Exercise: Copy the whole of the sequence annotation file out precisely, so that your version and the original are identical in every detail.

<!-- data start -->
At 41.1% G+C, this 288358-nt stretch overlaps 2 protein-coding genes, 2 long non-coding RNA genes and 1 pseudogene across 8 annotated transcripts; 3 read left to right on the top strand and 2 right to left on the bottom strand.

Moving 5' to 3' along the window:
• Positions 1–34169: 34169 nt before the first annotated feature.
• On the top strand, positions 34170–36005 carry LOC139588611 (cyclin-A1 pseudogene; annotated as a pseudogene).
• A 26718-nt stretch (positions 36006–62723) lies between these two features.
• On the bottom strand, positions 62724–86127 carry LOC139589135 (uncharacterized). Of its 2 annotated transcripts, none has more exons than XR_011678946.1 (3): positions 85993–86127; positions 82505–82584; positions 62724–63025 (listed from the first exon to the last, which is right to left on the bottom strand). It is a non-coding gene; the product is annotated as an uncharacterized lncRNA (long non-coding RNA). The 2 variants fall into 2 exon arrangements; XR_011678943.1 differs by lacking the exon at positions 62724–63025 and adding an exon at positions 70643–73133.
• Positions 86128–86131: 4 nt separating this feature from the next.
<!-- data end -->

At 41.1% G+C, this 288358-nt stretch overlaps 2 protein-coding genes, 2 long non-coding RNA genes and 1 pseudogene across 8 annotated transcripts; 3 read left to right on the top strand and 2 right to left on the bottom strand.

Moving 5' to 3' along the window:
• Positions 1–34169: 34169 nt before the first annotated feature.
• On the top strand, positions 34170–36005 carry LOC139588611 (cyclin-A1 pseudogene; annotated as a pseudogene).
• A 26718-nt stretch (positions 36006–62723) lies between these two features.
• On the bottom strand, positions 62724–86127 carry LOC139589135 (uncharacterized). Of its 2 annotated transcripts, none has more exons than XR_011678946.1 (3): positions 85993–86127; positions 82505–82584; positions 62724–63025 (listed from the first exon to the last, which is right to left on the bottom strand). It is a non-coding gene; the product is annotated as an uncharacterized lncRNA (long non-coding RNA). The 2 variants fall into 2 exon arrangements; XR_011678943.1 differs by lacking the exon at positions 62724–63025 and adding an exon at positions 70643–73133.
• Positions 86128–86131: 4 nt separating this feature from the next.